A mountainous region located along the Czech-Polish border, covered mainly by Fagus and Picea/Fagus forests (500-900 m) and Picea forests (900-1,250 m). At higher elevations (1,250-1,450 m) there are Pinus mugo stands, glacial corries, peatbogs and subalpine meadows, with alpine habitats occurring above 1,450 m. Forestry is the most important economic activity. This area includes two areas that were treated as subsites in the previous international IBA inventory (Grimmett and Jones 1989): `Pancavska and Labska louka peatbogs' (former site CZ001-1) and Upska raselina peatbog' (former site CZ001-2).
The forest bird communities are the most important component of the avifauna. The IBA also supports populations of two species with limited distributions in the Czech Republic: Anthus spinoletta and Prunella collaris. A total of 153 breeding species were recorded during a 1991-1994 regional survey.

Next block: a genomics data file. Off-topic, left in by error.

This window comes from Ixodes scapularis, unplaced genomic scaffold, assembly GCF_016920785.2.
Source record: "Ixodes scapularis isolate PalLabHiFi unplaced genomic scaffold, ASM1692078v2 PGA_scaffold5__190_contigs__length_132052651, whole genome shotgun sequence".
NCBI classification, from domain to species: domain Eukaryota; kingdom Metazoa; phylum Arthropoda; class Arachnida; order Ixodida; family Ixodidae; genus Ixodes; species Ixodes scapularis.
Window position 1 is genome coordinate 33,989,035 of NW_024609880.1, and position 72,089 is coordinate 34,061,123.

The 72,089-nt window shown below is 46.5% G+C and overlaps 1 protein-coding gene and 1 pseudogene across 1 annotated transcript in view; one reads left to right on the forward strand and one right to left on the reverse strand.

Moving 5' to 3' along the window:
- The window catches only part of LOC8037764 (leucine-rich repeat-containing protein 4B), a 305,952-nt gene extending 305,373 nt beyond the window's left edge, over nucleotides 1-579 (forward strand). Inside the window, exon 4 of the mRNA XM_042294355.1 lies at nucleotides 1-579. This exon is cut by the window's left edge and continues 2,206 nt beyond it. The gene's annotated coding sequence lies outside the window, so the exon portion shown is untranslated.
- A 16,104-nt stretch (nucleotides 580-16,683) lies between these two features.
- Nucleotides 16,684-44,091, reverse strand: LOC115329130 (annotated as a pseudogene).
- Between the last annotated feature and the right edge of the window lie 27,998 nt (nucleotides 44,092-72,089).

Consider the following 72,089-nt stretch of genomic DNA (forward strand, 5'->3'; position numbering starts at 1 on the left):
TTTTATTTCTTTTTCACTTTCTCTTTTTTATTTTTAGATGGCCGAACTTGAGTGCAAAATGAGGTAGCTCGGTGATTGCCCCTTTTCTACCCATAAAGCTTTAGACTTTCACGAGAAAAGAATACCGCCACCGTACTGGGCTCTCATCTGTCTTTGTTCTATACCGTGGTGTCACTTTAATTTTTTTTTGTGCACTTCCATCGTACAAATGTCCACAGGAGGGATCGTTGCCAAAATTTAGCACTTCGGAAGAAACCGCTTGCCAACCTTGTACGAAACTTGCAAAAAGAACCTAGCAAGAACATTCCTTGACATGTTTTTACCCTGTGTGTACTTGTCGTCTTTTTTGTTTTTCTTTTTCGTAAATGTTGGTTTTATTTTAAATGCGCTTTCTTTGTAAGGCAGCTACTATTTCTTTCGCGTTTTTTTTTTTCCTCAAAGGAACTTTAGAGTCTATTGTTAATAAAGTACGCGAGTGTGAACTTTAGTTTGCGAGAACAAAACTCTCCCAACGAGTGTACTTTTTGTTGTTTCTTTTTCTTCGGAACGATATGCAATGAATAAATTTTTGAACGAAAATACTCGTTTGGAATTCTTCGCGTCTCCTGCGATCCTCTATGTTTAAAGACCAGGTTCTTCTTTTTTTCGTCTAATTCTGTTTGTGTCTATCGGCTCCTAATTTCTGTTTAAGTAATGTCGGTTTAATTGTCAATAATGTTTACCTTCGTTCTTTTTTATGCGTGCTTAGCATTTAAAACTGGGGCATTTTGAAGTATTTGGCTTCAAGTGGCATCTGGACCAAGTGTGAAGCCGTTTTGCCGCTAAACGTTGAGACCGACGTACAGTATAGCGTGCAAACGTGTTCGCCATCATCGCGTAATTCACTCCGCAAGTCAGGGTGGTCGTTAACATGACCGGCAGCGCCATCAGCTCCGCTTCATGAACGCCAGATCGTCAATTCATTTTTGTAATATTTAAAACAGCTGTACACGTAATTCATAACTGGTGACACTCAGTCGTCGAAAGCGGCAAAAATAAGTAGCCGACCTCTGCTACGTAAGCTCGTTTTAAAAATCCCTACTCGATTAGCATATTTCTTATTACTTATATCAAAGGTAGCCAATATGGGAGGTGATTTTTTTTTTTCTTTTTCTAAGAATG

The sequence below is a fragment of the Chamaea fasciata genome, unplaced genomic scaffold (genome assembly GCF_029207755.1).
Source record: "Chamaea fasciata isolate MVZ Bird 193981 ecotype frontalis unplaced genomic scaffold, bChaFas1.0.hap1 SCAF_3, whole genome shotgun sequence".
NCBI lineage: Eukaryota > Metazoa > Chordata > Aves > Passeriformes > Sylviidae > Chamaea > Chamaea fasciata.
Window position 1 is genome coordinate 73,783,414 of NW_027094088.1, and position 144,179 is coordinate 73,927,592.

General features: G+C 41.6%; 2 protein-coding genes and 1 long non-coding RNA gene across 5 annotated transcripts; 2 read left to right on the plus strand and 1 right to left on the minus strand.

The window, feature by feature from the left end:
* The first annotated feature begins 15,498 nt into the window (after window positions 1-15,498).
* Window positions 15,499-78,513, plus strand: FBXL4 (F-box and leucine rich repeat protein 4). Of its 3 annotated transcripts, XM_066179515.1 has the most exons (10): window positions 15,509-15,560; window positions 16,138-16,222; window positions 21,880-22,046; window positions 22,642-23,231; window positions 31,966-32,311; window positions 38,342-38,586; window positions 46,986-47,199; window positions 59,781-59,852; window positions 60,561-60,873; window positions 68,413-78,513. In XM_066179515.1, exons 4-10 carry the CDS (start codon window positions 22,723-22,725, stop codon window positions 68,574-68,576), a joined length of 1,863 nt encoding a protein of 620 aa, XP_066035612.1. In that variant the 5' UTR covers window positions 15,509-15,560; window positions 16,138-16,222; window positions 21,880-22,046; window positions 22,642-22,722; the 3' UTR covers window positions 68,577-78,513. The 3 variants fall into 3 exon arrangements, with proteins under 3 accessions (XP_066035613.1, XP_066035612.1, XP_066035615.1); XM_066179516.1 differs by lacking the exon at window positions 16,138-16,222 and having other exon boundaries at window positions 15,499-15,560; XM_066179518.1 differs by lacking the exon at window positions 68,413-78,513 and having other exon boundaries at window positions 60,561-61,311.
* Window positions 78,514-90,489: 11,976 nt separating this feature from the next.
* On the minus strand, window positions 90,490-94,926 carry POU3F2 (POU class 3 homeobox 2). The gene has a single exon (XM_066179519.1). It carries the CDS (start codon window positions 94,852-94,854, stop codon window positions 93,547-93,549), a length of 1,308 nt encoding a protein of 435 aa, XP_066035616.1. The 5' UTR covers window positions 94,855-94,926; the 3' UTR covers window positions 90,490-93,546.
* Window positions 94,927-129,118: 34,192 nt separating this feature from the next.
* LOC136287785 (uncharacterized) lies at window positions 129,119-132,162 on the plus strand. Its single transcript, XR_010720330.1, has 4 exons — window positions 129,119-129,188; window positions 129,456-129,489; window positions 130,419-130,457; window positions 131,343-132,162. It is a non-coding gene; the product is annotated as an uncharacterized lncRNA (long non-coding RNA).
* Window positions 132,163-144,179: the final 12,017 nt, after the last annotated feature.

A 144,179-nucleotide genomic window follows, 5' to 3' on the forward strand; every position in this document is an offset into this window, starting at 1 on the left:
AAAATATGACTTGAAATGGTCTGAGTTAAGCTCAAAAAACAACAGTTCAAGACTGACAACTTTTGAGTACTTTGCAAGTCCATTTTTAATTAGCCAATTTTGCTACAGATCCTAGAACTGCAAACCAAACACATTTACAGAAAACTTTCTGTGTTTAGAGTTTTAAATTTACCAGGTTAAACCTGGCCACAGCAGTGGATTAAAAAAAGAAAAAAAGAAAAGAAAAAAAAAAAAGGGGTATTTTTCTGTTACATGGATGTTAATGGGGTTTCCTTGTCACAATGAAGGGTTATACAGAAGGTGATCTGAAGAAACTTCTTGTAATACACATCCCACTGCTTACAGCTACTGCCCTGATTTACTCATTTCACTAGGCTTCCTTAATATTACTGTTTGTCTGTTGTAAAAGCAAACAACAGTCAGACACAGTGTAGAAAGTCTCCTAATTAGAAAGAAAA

Pressure/threats to key biodiversity
Air pollution is a serious threat to forest, and has had a negative effect on forest bird populations. The cumulative impact of 6-8 million visitors a year and the abandonment of agricultural land are additional problems. A management plan exists for the National Park and its transition zone (1994-2003), and a Biosphere Reservation.
Conservation responses/actions for key biodiversity
A breeding birds atlas (1991-1994) is being compiled.
National High International High54,800 ha of IBA covered by National Park (Krkonose National Park, 54,800 ha, including transition zone of 18,450 ha). 54,800 ha of IBA covered by Biosphere Reserve (Krkonose Biosphere Reserve, 54,800 ha). 230 ha of IBA covered by Ramsar Site (Krkonosská raseliniste - Krkonose Mountains Mires), 230 ha). 40939 ha of IBA are covered by Krkonose SPA.
BirdLife International (2022) Important Bird Areas factsheet: Krkonose mountains (Giant mountains). Downloaded from
http://www.birdlife.org on 25/01/2022.